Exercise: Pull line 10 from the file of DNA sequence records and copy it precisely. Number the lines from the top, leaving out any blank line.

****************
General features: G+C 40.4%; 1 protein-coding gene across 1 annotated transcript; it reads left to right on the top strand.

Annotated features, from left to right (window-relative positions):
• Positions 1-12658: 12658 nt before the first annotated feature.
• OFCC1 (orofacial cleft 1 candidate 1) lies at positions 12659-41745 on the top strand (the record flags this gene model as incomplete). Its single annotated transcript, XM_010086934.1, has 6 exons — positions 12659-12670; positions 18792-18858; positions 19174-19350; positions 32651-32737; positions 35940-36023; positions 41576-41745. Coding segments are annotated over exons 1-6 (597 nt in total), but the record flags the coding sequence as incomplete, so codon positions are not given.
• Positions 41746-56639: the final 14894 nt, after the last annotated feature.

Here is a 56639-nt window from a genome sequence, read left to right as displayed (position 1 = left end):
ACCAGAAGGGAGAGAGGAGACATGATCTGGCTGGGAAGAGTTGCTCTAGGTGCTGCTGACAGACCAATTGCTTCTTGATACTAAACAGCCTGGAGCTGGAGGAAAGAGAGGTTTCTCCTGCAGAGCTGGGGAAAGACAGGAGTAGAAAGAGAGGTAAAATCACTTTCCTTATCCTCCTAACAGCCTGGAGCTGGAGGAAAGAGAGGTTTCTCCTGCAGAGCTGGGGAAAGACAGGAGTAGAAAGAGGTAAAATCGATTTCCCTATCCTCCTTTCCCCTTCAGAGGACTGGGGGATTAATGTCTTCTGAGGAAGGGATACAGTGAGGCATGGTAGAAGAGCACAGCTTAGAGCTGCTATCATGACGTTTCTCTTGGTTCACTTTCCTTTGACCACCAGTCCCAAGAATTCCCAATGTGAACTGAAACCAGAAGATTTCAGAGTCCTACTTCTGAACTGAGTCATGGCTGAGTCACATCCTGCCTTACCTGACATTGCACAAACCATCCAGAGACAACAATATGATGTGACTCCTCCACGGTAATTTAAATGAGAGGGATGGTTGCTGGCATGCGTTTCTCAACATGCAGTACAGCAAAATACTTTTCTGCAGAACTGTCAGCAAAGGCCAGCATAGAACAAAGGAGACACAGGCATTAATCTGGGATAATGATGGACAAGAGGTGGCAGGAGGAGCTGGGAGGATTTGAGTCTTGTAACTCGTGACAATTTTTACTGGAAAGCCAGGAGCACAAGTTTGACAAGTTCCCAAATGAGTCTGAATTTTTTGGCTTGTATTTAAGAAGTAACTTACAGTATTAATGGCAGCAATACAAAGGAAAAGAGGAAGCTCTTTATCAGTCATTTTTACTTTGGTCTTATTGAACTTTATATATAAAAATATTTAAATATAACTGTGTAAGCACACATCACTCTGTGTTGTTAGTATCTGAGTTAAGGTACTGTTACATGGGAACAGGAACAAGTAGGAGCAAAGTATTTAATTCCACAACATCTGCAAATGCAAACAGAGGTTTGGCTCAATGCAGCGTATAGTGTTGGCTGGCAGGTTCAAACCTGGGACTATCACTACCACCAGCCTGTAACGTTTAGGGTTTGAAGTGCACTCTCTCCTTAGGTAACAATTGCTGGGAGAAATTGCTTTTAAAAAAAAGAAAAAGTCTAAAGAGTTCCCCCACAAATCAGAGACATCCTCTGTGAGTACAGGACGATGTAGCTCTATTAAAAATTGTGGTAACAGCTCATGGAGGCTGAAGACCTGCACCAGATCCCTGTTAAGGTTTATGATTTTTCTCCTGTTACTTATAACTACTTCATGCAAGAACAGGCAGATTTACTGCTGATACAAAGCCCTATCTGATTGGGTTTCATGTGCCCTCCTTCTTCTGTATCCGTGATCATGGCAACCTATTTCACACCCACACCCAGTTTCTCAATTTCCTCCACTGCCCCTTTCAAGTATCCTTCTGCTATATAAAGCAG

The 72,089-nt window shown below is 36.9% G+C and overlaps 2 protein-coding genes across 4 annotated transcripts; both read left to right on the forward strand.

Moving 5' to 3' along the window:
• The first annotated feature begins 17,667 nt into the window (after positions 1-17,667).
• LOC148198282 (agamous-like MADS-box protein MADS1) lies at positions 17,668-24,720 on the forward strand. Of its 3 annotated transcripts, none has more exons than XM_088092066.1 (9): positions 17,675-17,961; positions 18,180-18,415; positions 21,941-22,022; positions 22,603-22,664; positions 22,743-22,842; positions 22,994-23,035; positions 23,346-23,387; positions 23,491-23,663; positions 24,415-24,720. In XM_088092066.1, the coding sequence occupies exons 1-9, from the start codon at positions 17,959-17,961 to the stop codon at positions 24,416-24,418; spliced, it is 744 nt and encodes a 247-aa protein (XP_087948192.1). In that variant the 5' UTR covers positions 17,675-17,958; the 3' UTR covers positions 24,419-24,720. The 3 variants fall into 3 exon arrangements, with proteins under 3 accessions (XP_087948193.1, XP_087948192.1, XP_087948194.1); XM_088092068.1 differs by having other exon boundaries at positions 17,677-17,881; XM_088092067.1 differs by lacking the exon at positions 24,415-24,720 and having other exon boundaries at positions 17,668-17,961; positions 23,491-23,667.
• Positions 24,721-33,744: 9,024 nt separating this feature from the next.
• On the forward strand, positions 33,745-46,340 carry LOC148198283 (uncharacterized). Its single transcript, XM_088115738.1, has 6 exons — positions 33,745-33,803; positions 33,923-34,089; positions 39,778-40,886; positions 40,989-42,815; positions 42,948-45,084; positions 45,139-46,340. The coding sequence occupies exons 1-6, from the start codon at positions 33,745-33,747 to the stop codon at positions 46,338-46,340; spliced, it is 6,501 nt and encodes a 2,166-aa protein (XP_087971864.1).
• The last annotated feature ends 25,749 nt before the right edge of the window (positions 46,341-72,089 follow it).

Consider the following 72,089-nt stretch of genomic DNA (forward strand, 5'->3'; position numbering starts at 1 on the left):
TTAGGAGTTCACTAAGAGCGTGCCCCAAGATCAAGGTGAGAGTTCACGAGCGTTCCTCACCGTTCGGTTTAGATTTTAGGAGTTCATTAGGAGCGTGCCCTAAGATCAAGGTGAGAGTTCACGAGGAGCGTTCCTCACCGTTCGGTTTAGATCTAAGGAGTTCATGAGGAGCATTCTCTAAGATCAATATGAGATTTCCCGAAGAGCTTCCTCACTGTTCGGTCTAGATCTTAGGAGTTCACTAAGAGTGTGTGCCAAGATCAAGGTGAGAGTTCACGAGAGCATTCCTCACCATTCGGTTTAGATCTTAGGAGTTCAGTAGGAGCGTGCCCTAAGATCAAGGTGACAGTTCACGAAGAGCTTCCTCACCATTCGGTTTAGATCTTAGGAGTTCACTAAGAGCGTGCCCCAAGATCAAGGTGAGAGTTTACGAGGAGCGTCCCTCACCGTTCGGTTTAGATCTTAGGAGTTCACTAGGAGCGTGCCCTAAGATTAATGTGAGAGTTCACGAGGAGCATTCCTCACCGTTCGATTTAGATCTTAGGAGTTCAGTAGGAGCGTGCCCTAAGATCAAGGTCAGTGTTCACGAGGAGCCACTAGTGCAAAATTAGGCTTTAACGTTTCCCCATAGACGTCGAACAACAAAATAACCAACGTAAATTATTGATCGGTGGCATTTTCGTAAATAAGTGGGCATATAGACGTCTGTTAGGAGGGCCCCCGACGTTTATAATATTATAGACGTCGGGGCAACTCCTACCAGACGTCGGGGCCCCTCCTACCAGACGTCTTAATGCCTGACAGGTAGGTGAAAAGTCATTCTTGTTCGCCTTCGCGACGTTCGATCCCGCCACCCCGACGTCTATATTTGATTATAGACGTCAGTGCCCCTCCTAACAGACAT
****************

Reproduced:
• The first annotated feature begins 17,667 nt into the window (after positions 1-17,667).